When Walt gets back home, he goes into survival mode. He packs up his things and Holly's things and, presumably, Junior and Skyler's things, though we don't really see that. Skyler and the kids show up just as Walt is running frantically around the house. He tries to appear like he's still in charge and still knows what he's doing, but he's flailing. And Skyler's not buying it. She knows he's supposed to be in custody. She knows that the fact that he's in their house means something happened to Hank. Walt tries to persuade her and Junior to get in the car, but Skyler pulls a knife on Walt and tells him they won't go. A terrifying fight ensues and, finally, oh my goodness finally, Walt Jr. takes his mother's side and calls the police for help. Walt grabs Holly, the only FAMILY he has left, the only one who doesn't see him as a monster, and he drives away, leaving Skyler crying in the street.

Walt changes Holly's diaper and promises to get her a new car seat, but still the baby cries for "Mama." And then after that, Walt calls home. He gets the answering machine and asks Skyler to pick up. She's there, listening, surrounded by Marie and Junior and a bunch of police. She picks up and Walt asks her if she's alone. He has to know she's not alone. He's not an idiot. So why did he call? What was his motive for calling?

A few theories:

  1. He just doesn't fucking care anymore. He's almost out of money (not really, but he's no longer rolling in the green, Heisenberg style). His family no longer respects him. Skyler hates him. Junior called the cops on him. Holly wants her mom. Why not call the mother of his children and threaten her and tell her how much he doesn't respect her?
  2. This is his way of protecting his FAMILY, a last ditch effort to make sure they're OK. By distancing himself from them, by burning those bridges, he can assure himself that Skyler and Junior will not come looking for him once he's disappeared for good.
  3. Is he taking all the blame?
  4. A combination of the three? (John and I had a conversation about this last night. I definitely think there was some truth in what he was saying. He wants Skyler to know how she has disappointed him. I think he sees her the same way he sees Jesse -- as a dog, who is supposed to obey him. As much as he once cared for Skyler and as much as he wants her to be around to take care of his children, he has a lot of contempt for her.)
  5. He really does have the brain tumor I suspected last season. Hahaha. Probably not.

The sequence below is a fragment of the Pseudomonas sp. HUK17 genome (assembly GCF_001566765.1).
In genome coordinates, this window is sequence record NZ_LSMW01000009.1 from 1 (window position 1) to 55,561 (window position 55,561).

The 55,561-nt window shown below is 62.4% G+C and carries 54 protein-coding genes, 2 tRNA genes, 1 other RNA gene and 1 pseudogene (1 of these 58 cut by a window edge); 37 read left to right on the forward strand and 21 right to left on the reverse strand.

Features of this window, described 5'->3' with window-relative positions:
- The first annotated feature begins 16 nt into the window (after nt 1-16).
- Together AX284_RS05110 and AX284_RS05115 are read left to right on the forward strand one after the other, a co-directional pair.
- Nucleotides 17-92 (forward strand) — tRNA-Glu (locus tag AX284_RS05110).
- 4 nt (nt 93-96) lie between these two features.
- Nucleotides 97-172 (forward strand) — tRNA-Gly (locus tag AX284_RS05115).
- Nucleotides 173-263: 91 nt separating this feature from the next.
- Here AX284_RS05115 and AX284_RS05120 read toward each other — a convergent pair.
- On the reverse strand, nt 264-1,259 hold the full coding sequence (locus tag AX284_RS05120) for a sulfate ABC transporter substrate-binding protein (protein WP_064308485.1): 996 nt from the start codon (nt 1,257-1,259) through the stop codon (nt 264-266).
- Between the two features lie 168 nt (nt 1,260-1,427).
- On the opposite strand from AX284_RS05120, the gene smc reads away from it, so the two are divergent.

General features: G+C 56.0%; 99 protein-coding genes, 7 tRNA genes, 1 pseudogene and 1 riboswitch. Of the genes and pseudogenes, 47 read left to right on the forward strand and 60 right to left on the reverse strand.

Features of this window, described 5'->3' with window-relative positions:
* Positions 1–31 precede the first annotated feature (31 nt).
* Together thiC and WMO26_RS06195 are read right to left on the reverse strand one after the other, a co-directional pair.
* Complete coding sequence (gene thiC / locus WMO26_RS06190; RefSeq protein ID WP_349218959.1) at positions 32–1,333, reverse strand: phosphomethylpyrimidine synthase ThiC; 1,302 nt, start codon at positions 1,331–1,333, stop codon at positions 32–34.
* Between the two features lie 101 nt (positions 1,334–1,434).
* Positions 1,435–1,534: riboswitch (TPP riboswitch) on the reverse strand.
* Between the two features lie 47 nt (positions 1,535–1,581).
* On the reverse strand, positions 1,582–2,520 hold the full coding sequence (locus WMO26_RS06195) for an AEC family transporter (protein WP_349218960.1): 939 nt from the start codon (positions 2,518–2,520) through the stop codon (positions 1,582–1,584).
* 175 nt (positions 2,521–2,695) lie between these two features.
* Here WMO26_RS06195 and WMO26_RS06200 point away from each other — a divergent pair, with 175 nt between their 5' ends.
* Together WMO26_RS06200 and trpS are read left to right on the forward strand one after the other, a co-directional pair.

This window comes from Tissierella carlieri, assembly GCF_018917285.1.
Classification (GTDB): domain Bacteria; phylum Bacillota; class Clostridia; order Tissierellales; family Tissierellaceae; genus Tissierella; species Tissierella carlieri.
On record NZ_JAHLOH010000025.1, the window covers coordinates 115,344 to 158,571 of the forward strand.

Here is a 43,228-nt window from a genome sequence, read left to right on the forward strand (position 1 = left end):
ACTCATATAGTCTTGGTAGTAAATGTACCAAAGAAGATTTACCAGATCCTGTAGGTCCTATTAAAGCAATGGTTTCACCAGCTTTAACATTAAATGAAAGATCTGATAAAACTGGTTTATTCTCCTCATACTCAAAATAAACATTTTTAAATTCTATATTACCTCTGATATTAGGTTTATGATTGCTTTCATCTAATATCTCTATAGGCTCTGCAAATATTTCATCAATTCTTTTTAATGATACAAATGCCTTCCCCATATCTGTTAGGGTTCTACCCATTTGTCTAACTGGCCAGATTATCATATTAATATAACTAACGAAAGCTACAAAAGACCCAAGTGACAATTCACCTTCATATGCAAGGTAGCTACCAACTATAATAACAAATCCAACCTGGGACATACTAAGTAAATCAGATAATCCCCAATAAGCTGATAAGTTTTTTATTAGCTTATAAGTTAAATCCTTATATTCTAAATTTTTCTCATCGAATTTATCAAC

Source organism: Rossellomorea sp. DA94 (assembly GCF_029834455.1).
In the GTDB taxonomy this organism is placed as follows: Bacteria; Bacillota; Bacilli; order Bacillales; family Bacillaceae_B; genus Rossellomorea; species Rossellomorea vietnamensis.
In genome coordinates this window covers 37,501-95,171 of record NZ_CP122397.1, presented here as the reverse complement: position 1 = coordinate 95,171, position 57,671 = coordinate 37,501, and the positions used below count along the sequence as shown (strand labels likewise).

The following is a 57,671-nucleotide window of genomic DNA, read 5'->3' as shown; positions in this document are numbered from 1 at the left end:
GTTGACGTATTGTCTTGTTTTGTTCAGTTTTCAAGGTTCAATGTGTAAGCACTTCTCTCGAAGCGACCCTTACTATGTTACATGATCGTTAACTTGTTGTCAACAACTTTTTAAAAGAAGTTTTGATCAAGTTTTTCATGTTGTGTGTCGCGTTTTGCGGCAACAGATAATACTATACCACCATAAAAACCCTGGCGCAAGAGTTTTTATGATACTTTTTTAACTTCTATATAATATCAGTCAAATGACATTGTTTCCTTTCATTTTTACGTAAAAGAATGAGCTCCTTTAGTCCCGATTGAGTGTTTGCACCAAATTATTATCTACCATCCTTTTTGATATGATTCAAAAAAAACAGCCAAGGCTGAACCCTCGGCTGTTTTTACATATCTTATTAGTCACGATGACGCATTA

Other things:

  • During the opening scene, the flashback to Walt's first cook with Jesse, Aaron Paul tweeted that this was the lie that started all the lies. Does the phone call to Skyler mean that he's done with lies? Was the lie that he killed Hank his final lie?
  • Aaron Paul also tweeted that Jesse in the kitchen with Landry was like a dog on a leash. At the very end of the episode we saw a dog OFF LEASH run across the street. What does it all mean?
  • Watching that first scene really made me wish I had bothered to binge watch the first 4.5 seasons before this show came back in August.
  • I think it's rude that Landry didn't even bother to offer Jesse tea.
  • Landry line of the night: "Sorry for your loss."
  • The muzak playing in the car wash while Junior learned the truth about his dad was a thing of beauty.
  • So was the duct tape Walt used to bandage his knife wound.
  • Junior and Holly both choosing Skyler in this episode was the biggest insult to Walt's ego in this episode. He's like the patriarch of a family who works all the time and is never home and just expects the kids to love and respect him for everything he's done for the family, even though he hasn't been around for them. During his entire career as Heisenberg, he believed that he was working to give his children what they really needed (i.e. money), when really what they needed was a father. The fact they both sided with their mother when times got tough just proved that everything he's been doing since that first time he cooked meth in the desert has been wrong. It's all been for nothing.
  • At the beginning of the episode when Walt got in his car, he couldn't look at himself in the mirror. At the end of the episode, when he gets in Saul's guy's van to disappear himself, he can look at himself in the mirror. He feels back in control. (And/or he's doing the right thing by his family. But I refuse to believe that the megalomania is completely out of his system.)
  • OK, so. Where does the show go from here? We're all going to be wrong anyway, so we might as well speculate for the next seven days.

What did you think of the episode? Awful, right? Total disappointment? You were so disgusted in the quality that you're never watching this show again even though there are only two episodes left?

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Filed under: TV, TV Recaps

Tags: Breaking Bad